What is demand planning?
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What is demand planning?

Demand planning is a supply chain management process that enables a company to project future demand and successfully customize company output—be it products or services—according to those projections. It is the linchpin of an effective supply chain, which makes it doubly important to business.

How does demand planning work?

Demand planning seeks to achieve and maintain an effectively lean supply equilibrium, one in which store inventories contain just as many products as demand dictates, but no more. Finding that perfect balance that exists between sufficiency and surplus can prove especially tricky. And although maintaining that balance is a major concern of demand planning, so is the constant effort to help shape demand through an effective use of promotions.

Effective demand planning typically requires the use of demand forecasting techniques to accurately predict demand trends, and carries added benefits, such as heightened company efficiency and increased customer satisfaction.

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Why is demand planning important?

Demand planning is the linchpin of an effective supply chain, serving two essential functions — which makes it doubly important to business.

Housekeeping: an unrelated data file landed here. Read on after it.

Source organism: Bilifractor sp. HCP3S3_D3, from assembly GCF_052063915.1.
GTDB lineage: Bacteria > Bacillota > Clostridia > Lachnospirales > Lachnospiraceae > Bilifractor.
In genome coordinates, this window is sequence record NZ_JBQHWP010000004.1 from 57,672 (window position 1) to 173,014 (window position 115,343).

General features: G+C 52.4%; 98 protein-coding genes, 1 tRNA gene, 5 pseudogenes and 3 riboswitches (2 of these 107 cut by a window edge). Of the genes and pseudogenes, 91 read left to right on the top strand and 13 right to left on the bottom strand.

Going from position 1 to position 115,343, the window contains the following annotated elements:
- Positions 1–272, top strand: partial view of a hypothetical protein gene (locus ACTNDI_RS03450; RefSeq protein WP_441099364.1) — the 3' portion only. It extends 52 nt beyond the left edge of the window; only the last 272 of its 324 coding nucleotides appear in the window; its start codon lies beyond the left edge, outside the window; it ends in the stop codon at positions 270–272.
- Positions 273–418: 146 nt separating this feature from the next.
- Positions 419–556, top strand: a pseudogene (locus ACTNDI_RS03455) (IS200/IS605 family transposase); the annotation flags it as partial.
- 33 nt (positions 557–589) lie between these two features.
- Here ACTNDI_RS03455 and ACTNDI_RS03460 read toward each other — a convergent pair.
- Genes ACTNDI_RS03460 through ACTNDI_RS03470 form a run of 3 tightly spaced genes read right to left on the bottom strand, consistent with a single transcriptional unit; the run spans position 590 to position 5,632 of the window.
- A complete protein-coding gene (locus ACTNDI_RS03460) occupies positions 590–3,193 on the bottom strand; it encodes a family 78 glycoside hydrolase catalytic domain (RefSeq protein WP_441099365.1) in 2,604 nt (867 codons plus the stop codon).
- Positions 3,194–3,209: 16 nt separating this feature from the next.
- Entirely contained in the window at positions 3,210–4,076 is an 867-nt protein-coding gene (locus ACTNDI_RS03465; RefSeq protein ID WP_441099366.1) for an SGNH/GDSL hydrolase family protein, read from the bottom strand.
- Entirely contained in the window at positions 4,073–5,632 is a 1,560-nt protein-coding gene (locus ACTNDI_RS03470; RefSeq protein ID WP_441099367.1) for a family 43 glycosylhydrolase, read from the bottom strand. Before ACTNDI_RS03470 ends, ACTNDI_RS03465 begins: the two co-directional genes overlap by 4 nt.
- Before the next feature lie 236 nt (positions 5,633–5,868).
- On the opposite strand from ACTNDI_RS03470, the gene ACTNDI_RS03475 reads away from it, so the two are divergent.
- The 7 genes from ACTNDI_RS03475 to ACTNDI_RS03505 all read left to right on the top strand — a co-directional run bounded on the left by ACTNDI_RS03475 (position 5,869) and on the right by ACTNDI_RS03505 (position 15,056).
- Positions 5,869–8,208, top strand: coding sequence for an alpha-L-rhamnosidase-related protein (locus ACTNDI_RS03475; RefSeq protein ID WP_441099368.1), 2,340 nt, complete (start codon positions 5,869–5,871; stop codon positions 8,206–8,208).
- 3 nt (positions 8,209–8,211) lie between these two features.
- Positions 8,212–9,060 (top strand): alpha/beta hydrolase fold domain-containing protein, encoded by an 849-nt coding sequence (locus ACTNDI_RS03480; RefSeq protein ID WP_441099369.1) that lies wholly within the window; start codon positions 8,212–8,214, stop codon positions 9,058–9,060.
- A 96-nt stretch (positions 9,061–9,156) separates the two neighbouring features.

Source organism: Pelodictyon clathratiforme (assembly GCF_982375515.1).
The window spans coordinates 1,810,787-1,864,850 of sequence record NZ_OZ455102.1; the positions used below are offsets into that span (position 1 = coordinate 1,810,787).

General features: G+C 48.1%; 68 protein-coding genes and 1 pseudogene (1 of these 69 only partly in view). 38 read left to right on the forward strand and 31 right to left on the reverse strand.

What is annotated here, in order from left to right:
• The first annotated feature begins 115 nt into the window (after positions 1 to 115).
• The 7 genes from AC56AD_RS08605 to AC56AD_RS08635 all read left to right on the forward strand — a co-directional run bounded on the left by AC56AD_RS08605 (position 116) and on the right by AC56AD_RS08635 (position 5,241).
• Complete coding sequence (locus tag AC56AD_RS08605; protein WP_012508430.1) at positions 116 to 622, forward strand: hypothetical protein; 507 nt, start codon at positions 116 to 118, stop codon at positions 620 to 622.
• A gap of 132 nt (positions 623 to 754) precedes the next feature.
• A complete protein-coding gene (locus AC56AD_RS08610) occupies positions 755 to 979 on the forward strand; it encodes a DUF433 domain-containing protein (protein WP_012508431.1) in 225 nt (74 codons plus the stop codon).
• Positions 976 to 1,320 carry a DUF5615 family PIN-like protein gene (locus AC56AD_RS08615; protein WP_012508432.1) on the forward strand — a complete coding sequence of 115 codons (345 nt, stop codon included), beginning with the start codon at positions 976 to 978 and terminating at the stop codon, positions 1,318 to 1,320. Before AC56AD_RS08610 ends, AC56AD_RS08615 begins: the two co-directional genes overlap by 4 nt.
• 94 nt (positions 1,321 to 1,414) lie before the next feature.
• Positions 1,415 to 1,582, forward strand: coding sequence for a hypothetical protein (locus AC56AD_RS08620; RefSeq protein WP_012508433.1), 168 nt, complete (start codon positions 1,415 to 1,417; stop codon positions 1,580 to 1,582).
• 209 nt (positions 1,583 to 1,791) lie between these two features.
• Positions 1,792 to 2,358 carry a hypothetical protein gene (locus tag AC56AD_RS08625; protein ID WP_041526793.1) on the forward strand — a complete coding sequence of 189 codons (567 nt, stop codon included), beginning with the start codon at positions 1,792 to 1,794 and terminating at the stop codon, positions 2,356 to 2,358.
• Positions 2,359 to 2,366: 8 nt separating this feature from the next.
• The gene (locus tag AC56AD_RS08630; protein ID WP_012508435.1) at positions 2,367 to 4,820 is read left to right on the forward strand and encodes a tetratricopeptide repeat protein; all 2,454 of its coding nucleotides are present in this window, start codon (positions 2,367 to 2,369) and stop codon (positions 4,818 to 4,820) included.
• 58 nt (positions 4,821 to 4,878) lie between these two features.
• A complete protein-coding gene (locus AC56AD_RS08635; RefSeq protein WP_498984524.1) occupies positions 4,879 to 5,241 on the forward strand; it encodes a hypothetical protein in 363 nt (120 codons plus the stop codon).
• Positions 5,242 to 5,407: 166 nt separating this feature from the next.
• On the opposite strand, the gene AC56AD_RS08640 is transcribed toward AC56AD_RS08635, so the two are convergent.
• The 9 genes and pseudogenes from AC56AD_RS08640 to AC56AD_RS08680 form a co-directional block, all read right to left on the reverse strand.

First, there always exists the fundamental drive to protect the sale and ensure that expected revenues are generated. But retailers can’t sell what they don’t have in stock. And it doesn’t take long for today’s consumers to develop a lasting impression of a company, and whether it can meet supply demand. Demand planning works to see that retailers have exactly the right amount of inventory at the right place to avoid stock-outs and remain prepared for that next sale.

But protecting sales isn’t enough anymore. It’s also about running businesses more efficiently. Demand planning assists with efficiency, by helping manage inventory space smarter. Why should companies invest in more physical space than they need? Demand planning can help businesses avoid the perils of overstocking — such as increased inventory carrying costs and financial situations that require the use of product discounts or other temporary measures to alleviate overstocking by selling inventory as quickly as possible.

Demand planning and forecasting is more crucial than ever, especially since so many outside forces — such as weather events, economic trends and global emergencies — can end up shaping and reshaping demand.

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Elements of demand planning
Product portfolio management

Effective demand management requires a comprehensive understanding of products and their respective lifecycles. Product portfolio management offers this, detailing a product’s complete lifecycle, from its origins until its eventual phase-out. And since many product lines are interdependent, product portfolio management shows you how shifting demand can affect “neighboring” products.

Statistical forecasting